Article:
This is the second post in a three-part series by Charleston Bankruptcy Lawyer, Russell A. DeMott. Russ also practices real estate law, and has shared his knowledge of how the Bankruptcy Code can be used to strip judgment liens from real estate.
In “Lien Avoidance (Part One),” I introduced the concept of liens. In this post, I’ll explain how a particular type of lien called a “judicial lien” works.
A judicial lien results from a creditor obtaining a judgment against you and recording that judgment in the county in which you live.
For example, if you default on your Master Card payments, the card issuer will eventually sue you. Assuming you have no defense—you just stopped paying and the creditor hasn’t waited too long to sue you—the creditor will obtain a judgment against you. Once that judgment is recorded in the county in which you own property, it’s a—you guessed it—a lien on your property. We call judgment liens “judicial liens” because they arise out of the judicial process through court cases.
Why is This a Problem?
I discussed the obvious problem in Part One—that the judgment lien creditor can take your house. But that’s not always the real problem. Let me give you an example. If you have a home worth $200,000 and you have a first mortgage on the property for $150,000 and a second mortgage (like a home equity loan) for $35,000, there’s $15,000 of equity. That’s what the judicial lien creditor is after, right? But the judicial lien creditor won’t try to take the property—called “levying execution.” Why? The judicial lien creditor is third in line behind two other creditors. In this example it’s the first and second mortgage. With so little equity, the judicial lien creditor is probably out of luck. If the creditor were to force a sale of the property, the first and second mortgage holders would get paid first, leaving virtually nothing for the judicial lien creditor. This is because the property would not be sold for its fair market value of $200,000. Instead, it would likely be impossible for the judicial lien creditor to get enough to pay off the first and second mortgages.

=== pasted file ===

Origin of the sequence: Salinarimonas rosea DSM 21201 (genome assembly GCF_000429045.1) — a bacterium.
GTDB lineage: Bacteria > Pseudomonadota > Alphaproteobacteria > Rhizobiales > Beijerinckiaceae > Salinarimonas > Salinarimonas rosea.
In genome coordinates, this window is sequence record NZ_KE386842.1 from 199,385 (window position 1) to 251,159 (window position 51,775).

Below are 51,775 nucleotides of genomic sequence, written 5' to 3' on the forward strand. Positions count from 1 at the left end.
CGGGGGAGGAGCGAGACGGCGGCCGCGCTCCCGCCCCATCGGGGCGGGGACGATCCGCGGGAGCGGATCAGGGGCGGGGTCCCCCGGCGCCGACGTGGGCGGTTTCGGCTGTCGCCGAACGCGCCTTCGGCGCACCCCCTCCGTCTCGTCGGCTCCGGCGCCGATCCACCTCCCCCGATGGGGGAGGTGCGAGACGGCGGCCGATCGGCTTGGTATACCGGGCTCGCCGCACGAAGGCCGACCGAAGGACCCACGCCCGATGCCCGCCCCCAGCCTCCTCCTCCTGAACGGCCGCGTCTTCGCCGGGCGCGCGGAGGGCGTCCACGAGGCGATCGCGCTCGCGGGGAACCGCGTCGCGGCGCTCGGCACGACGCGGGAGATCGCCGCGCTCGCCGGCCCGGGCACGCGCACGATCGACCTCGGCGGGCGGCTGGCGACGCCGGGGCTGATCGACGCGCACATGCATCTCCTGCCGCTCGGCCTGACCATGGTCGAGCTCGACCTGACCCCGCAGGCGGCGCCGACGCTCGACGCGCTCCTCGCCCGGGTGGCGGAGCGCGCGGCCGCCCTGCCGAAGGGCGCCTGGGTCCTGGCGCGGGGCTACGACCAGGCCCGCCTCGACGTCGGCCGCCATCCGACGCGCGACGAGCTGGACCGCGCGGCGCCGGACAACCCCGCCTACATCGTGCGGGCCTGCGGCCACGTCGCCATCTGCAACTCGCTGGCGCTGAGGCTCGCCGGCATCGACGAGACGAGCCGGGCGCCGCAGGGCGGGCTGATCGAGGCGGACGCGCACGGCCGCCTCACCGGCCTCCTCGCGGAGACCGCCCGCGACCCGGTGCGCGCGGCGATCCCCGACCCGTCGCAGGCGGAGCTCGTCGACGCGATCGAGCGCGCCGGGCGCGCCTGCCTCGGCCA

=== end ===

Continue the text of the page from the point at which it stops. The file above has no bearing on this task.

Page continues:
So I’m Protected as Long as I Don’t Have Much Equity?
Not exactly. There are two things which need to concern you. First, in New Mexico, judicial liens are valid for fourteen years. So while you don’t have equity now, you may ten years from now.
Second, there’s another practical set of problems. The judicial lien renders your property unmarketable. It’s what real estate lawyers call a “cloud on title.” You must pay it off in order to pass marketable title to someone who wants to buy your property. In our example, with the judicial lien on your $15,000 of equity, it would be impossible to sell your property without paying off the lien. There’s no equity left for costs of sale like realtors’ commissions, deed stamps, and property taxes. And even if you don’t want to sell the property, you might want to refinance it some day.
Here’s Where the Bankruptcy Code Comes to the Rescue
Remember from Part One how “liens survive bankruptcy?” Well, there’s an important exception. The Bankruptcy Code provides that, to the extent the judicial lien impairs your exemption in your property; you may “avoid” the lien. Exempt property is property which, by law, you are allowed to keep.
For example, if you have a home worth $200,000 and a mortgage for $170,000, you have $30,000 in equity. In New Mexico you can exempt—retain— $60,000 in equity in your home ($120,000 for married debtors). If your credit card company sues you and gets a judgment against you for $20,000, that judicial lien “impairs” your exemption. It’s eating up that $30,000 worth of equity. Because of this impairment, you can file a motion to “avoid” the lien on your home. The court will then enter an order providing that the lien is avoided. The result is you avoid all of the problems discussed above. Your property is no longer saddled with the judicial lien.
Make Sure You Tell Your Bankruptcy Lawyer About Any Judgments Against You
Be sure to tell your lawyer if you have judgments against you. She can’t do anything to avoid these judicial liens unless she knows about them. Bankruptcy lawyers aren’t going to do a title search on your property as part of your bankruptcy case unless they first know of a problem. And it’s up to you to tell them.
In “Liens in Bankruptcy (Part Three),” I’ll discuss another kind of liens, liens on your household goods.